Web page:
Unions seek new rights from Labour

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The Independent Online
A blueprint for a new way of life at work - including rights to take time off to look after sick children, to strike without fear of dismissal, and job security for HIV-positive employees - has been drawn up by trade union leaders.

The programme, intended for implementation by an incoming Labour government, has been drafted by the Institute of Employment Rights, an influential think-tank set up by the unions. Among its leading figures are two Labour spokespersons on employment affairs, Lord McCarthy and Baroness Turner.

A confidential draft of the proposals was discussed recently at a private seminar of union officials. A policy paper will be launched in September.

The aim is to reverse years of Conservative curbs on workers' and trade union rights, which have left Britain with fewer than 50 per cent of its workers covered by collective bargaining, the lowest proportion in Europe. But some of the proposals are likely to make Tony Blair blanch and company bosses will protest that they would raise costs.

Labour is conducting a review of industrial relations law, headed by Stephen Byers, MP for Wallsend. He has told colleagues it will take a decade to achieve a fairer balance of power between employers and employees.

The document proposes:

Rights to paternity leave and "family leave" of up to four working weeks a year to look after sick children;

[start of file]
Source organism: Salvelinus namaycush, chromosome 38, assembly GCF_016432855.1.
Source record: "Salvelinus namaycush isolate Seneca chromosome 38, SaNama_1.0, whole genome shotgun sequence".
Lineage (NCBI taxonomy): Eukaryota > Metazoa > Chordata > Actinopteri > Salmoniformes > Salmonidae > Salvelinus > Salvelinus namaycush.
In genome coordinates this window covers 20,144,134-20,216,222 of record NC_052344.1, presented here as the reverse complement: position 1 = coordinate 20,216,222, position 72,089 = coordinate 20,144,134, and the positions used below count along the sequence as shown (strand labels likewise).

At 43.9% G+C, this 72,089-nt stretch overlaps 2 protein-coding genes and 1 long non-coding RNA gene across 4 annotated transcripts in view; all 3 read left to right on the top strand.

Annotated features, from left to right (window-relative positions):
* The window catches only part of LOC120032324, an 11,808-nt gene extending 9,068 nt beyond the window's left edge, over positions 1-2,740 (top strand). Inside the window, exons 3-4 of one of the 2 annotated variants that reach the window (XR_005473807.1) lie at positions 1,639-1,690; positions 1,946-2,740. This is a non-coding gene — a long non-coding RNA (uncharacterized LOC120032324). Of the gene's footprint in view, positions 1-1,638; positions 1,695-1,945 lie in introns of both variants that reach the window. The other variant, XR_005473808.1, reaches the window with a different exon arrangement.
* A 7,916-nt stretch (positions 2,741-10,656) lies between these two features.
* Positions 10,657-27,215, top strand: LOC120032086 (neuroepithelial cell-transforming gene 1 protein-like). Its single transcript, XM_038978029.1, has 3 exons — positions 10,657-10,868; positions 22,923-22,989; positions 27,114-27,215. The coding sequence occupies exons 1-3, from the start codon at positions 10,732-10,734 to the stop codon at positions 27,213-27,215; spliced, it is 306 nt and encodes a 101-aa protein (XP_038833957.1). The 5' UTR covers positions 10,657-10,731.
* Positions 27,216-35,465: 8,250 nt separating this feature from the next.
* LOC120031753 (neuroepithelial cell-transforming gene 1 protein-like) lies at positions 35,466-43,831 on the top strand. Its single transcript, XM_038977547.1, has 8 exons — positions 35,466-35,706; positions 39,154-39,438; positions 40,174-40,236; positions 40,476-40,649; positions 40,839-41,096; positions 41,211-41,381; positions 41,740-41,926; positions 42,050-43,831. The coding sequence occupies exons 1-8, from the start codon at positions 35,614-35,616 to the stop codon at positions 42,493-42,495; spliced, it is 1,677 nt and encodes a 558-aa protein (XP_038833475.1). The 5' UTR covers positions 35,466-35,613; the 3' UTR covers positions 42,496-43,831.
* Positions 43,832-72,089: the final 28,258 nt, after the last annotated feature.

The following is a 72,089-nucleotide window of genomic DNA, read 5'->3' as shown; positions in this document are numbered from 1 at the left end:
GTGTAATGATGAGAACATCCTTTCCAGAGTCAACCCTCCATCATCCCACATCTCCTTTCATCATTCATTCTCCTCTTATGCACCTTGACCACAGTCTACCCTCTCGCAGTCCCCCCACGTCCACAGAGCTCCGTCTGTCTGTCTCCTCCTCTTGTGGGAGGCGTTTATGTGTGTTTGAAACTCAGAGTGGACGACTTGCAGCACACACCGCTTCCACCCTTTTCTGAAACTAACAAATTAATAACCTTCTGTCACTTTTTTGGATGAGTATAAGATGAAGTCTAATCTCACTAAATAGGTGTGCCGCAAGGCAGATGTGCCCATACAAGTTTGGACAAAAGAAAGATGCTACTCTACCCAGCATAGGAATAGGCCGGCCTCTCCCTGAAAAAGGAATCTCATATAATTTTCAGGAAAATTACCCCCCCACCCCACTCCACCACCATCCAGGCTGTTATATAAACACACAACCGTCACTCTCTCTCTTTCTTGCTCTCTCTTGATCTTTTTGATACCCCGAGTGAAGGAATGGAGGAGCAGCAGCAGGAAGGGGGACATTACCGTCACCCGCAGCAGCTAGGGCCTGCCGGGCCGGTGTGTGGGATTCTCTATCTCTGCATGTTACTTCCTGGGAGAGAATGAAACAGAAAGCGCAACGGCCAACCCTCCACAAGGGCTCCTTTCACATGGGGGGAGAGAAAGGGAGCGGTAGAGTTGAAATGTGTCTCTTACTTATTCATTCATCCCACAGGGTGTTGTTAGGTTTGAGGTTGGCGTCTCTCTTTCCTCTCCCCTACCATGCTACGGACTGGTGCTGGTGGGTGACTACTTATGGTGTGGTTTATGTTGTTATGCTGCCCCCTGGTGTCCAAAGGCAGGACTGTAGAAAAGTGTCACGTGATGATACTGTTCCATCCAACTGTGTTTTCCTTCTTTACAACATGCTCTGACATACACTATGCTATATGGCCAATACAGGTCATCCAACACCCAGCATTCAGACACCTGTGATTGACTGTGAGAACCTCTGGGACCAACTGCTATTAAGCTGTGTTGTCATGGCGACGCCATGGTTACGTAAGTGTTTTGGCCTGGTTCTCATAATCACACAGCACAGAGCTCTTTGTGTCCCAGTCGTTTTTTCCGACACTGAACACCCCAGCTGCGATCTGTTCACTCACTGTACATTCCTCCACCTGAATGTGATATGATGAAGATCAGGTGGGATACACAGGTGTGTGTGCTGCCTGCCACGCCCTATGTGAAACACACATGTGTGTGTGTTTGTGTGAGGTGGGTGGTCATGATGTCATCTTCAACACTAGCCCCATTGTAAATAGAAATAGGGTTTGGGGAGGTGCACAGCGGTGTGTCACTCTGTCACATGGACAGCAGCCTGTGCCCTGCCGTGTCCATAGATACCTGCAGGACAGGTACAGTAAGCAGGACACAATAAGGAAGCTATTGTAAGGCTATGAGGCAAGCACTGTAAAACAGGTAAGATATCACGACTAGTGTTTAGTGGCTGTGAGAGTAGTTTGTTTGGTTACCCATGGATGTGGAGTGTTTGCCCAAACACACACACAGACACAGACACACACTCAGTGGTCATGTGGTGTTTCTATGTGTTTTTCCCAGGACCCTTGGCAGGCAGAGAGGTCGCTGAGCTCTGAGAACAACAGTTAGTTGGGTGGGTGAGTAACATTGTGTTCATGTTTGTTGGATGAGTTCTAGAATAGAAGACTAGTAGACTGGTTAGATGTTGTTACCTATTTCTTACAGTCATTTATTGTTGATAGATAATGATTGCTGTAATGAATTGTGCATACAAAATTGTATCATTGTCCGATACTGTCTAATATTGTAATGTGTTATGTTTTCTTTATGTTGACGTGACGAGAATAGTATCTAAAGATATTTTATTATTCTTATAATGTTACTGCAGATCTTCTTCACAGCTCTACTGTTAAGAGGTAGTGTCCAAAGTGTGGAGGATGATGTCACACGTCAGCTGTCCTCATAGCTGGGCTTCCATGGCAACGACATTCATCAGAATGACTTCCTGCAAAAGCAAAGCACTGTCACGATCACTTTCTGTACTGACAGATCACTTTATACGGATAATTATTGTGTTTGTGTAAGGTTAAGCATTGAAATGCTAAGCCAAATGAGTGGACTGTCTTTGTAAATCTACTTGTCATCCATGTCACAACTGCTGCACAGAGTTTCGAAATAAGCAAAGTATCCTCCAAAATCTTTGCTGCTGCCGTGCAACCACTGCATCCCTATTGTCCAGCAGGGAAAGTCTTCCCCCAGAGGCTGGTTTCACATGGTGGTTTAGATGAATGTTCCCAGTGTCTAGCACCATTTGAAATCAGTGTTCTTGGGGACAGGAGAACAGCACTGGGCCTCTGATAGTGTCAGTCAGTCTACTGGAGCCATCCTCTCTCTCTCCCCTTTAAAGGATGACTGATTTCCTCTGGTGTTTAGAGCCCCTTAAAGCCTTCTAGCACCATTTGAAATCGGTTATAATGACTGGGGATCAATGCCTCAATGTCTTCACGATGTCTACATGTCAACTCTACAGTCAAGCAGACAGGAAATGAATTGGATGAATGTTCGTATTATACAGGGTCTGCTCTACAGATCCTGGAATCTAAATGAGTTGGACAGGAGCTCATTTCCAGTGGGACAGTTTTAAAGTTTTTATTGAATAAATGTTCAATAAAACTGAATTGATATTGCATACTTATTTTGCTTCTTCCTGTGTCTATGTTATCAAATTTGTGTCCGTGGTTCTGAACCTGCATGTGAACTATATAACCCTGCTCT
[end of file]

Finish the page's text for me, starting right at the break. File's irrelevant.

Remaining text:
The right of trade union recognition for collective bargaining where a sufficient number of workers wish it, overseen by a Trade Union Representation and Recognition Agency;

Freedom for unions to engage in political activities;

The restoration of secondary industrial action where workers' "direct social and economic interests" are at stake;

Mandatory conciliation before anyone is dismissed;

Abolition of the upper limits on compensation for unfair dismissal;

A new Labour Court, with the same status as the High Court to deal with all disputes relating to employment rights;

Employers required to justify "economic dismissals" (due to financial exigency, for instance);

A whistleblowers' charter protecting workers who disclose information obtained in the course of their employment if they believe disclosure is in the public interest;

Protection from discrimination at work for "non-symptomatic HIV carriers, those wrongly suspected of being HIV-infected and people associated with an individual who is HIV-positive."

The blueprint, however, envisages keeping the Tory labour laws that require unions to hold secret ballots to elect executives and to hold strikes.

Professor Keith Ewing, professor of Public Law at King's College, London and research director of the project, said last week: "This is a constructive report to rebuild institutions and people's lives using employment law as one of the vehicles for this purpose. There should be a much more comprehensive framework of minimum standards for all people at work in the interests of social justice and job security."

The Institute's top figures, among them leaders of the big three unions - the Transport Workers, the GMB and Unison - have given general approval to the strategy paper, which is certain to form the basis of talks with Labour leaders in the run-up to the election. So far, the only concession they believe they have secured is a pledge to scrap the law requiring periodic employee ballots for "check-off", automatic deduction of union subscriptions from pay packets.